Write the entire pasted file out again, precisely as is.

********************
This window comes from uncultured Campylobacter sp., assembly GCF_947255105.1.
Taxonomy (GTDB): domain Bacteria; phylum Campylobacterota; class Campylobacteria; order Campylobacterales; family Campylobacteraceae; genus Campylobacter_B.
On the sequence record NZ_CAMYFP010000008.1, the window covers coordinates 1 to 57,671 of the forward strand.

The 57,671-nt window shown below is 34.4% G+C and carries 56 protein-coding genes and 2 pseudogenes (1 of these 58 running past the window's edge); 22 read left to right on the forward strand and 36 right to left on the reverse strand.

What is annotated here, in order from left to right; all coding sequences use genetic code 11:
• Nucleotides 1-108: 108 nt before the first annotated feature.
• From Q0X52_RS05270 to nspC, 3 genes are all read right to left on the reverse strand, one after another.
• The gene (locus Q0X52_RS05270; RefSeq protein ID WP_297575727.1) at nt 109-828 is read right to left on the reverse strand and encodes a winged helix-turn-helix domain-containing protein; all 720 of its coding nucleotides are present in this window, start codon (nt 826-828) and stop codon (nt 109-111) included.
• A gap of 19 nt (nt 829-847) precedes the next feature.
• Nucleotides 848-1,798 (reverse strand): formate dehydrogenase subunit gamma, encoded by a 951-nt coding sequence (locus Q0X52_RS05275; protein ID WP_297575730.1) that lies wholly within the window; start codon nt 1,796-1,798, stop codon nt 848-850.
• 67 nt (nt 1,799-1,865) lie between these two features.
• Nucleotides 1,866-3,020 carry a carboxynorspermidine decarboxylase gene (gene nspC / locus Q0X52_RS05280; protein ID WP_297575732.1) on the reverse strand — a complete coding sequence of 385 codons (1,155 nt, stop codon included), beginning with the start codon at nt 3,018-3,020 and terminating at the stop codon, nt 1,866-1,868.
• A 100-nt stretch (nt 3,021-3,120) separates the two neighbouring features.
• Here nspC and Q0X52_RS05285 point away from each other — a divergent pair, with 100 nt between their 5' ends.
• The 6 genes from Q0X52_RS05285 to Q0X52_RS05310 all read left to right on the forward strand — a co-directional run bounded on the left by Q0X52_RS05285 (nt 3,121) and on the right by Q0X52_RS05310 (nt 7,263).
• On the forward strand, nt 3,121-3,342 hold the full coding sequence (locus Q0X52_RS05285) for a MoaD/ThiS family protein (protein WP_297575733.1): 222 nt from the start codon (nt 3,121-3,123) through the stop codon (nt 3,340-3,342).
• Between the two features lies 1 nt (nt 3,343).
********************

This window comes from uncultured Campylobacter sp., assembly GCF_947255105.1.
Taxonomy (GTDB): domain Bacteria; phylum Campylobacterota; class Campylobacteria; order Campylobacterales; family Campylobacteraceae; genus Campylobacter_B.
On the sequence record NZ_CAMYFP010000008.1, the window covers coordinates 1 to 57,671 of the forward strand.

The 57,671-nt window shown below is 34.4% G+C and carries 56 protein-coding genes and 2 pseudogenes (1 of these 58 running past the window's edge); 22 read left to right on the forward strand and 36 right to left on the reverse strand.

What is annotated here, in order from left to right; all coding sequences use genetic code 11:
• Nucleotides 1-108: 108 nt before the first annotated feature.
• From Q0X52_RS05270 to nspC, 3 genes are all read right to left on the reverse strand, one after another.
• The gene (locus Q0X52_RS05270; RefSeq protein ID WP_297575727.1) at nt 109-828 is read right to left on the reverse strand and encodes a winged helix-turn-helix domain-containing protein; all 720 of its coding nucleotides are present in this window, start codon (nt 826-828) and stop codon (nt 109-111) included.
• A gap of 19 nt (nt 829-847) precedes the next feature.
• Nucleotides 848-1,798 (reverse strand): formate dehydrogenase subunit gamma, encoded by a 951-nt coding sequence (locus Q0X52_RS05275; protein ID WP_297575730.1) that lies wholly within the window; start codon nt 1,796-1,798, stop codon nt 848-850.
• 67 nt (nt 1,799-1,865) lie between these two features.
• Nucleotides 1,866-3,020 carry a carboxynorspermidine decarboxylase gene (gene nspC / locus Q0X52_RS05280; protein ID WP_297575732.1) on the reverse strand — a complete coding sequence of 385 codons (1,155 nt, stop codon included), beginning with the start codon at nt 3,018-3,020 and terminating at the stop codon, nt 1,866-1,868.
• A 100-nt stretch (nt 3,021-3,120) separates the two neighbouring features.
• Here nspC and Q0X52_RS05285 point away from each other — a divergent pair, with 100 nt between their 5' ends.
• The 6 genes from Q0X52_RS05285 to Q0X52_RS05310 all read left to right on the forward strand — a co-directional run bounded on the left by Q0X52_RS05285 (nt 3,121) and on the right by Q0X52_RS05310 (nt 7,263).
• On the forward strand, nt 3,121-3,342 hold the full coding sequence (locus Q0X52_RS05285) for a MoaD/ThiS family protein (protein WP_297575733.1): 222 nt from the start codon (nt 3,121-3,123) through the stop codon (nt 3,340-3,342).
• Between the two features lies 1 nt (nt 3,343).